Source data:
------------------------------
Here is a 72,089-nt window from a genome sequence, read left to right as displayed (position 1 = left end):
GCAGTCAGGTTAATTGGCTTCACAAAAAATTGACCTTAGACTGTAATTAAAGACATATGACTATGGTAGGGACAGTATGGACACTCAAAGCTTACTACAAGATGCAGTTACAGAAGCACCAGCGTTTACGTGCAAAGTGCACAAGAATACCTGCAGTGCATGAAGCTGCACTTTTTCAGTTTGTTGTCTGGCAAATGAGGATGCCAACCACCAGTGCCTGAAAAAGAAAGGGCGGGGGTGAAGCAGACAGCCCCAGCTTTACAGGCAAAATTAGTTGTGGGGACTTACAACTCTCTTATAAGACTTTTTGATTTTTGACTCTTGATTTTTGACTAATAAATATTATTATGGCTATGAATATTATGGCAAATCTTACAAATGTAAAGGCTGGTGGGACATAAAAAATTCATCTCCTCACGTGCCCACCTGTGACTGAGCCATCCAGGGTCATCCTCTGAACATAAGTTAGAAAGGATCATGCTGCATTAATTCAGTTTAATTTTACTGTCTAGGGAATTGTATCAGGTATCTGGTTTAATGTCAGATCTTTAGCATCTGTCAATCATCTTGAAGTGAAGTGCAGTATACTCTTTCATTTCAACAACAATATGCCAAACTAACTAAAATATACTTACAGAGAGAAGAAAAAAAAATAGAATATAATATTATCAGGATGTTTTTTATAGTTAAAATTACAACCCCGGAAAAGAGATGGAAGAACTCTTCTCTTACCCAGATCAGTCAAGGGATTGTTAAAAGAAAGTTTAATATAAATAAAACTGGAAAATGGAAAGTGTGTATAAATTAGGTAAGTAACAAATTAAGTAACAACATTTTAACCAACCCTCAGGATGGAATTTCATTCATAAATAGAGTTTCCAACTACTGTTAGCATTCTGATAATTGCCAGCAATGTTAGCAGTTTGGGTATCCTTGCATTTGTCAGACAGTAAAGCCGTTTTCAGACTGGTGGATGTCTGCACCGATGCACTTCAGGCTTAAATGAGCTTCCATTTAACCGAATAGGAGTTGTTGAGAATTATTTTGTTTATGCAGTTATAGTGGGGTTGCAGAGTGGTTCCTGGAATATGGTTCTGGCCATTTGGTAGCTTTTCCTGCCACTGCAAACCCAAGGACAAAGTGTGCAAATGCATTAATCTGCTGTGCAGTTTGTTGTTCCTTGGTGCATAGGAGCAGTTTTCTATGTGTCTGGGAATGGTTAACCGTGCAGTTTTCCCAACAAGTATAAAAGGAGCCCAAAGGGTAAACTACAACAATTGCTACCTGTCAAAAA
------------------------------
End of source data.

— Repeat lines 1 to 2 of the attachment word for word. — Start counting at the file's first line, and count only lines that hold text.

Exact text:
Here is a 72,089-nt window from a genome sequence, read left to right as displayed (position 1 = left end):
GCAGTCAGGTTAATTGGCTTCACAAAAAATTGACCTTAGACTGTAATTAAAGACATATGACTATGGTAGGGACAGTATGGACACTCAAAGCTTACTACAAGATGCAGTTACAGAAGCACCAGCGTTTACGTGCAAAGTGCACAAGAATACCTGCAGTGCATGAAGCTGCACTTTTTCAGTTTGTTGTCTGGCAAATGAGGATGCCAACCACCAGTGCCTGAAAAAGAAAGGGCGGGGGTGAAGCAGACAGCCCCAGCTTTACAGGCAAAATTAGTTGTGGGGACTTACAACTCTCTTATAAGACTTTTTGATTTTTGACTCTTGATTTTTGACTAATAAATATTATTATGGCTATGAATATTATGGCAAATCTTACAAATGTAAAGGCTGGTGGGACATAAAAAATTCATCTCCTCACGTGCCCACCTGTGACTGAGCCATCCAGGGTCATCCTCTGAACATAAGTTAGAAAGGATCATGCTGCATTAATTCAGTTTAATTTTACTGTCTAGGGAATTGTATCAGGTATCTGGTTTAATGTCAGATCTTTAGCATCTGTCAATCATCTTGAAGTGAAGTGCAGTATACTCTTTCATTTCAACAACAATATGCCAAACTAACTAAAATATACTTACAGAGAGAAGAAAAAAAAATAGAATATAATATTATCAGGATGTTTTTTATAGTTAAAATTACAACCCCGGAAAAGAGATGGAAGAACTCTTCTCTTACCCAGATCAGTCAAGGGATTGTTAAAAGAAAGTTTAATATAAATAAAACTGGAAAATGGAAAGTGTGTATAAATTAGGTAAGTAACAAATTAAGTAACAACATTTTAACCAACCCTCAGGATGGAATTTCATTCATAAATAGAGTTTCCAACTACTGTTAGCATTCTGATAATTGCCAGCAATGTTAGCAGTTTGGGTATCCTTGCATTTGTCAGACAGTAAAGCCGTTTTCAGACTGGTGGATGTCTGCACCGATGCACTTCAGGCTTAAATGAGCTTCCATTTAACCGAATAGGAGTTGTTGAGAATTATTTTGTTTATGCAGTTATAGTGGGGTTGCAGAGTGGTTCCTGGAATATGGTTCTGGCCATTTGGTAGCTTTTCCTGCCACTGCAAACCCAAGGACAAAGTGTGCAAATGCATTAATCTGCTGTGCAGTTTGTTGTTCCTTGGTGCATAGGAGCAGTTTTCTATGTGTCTGGGAATGGTTAACCGTGCAGTTTTCCCAACAAGTATAAAAGGAGCCCAAAGGGTAAACTACAACAATTGCTACCTGTCAAAAA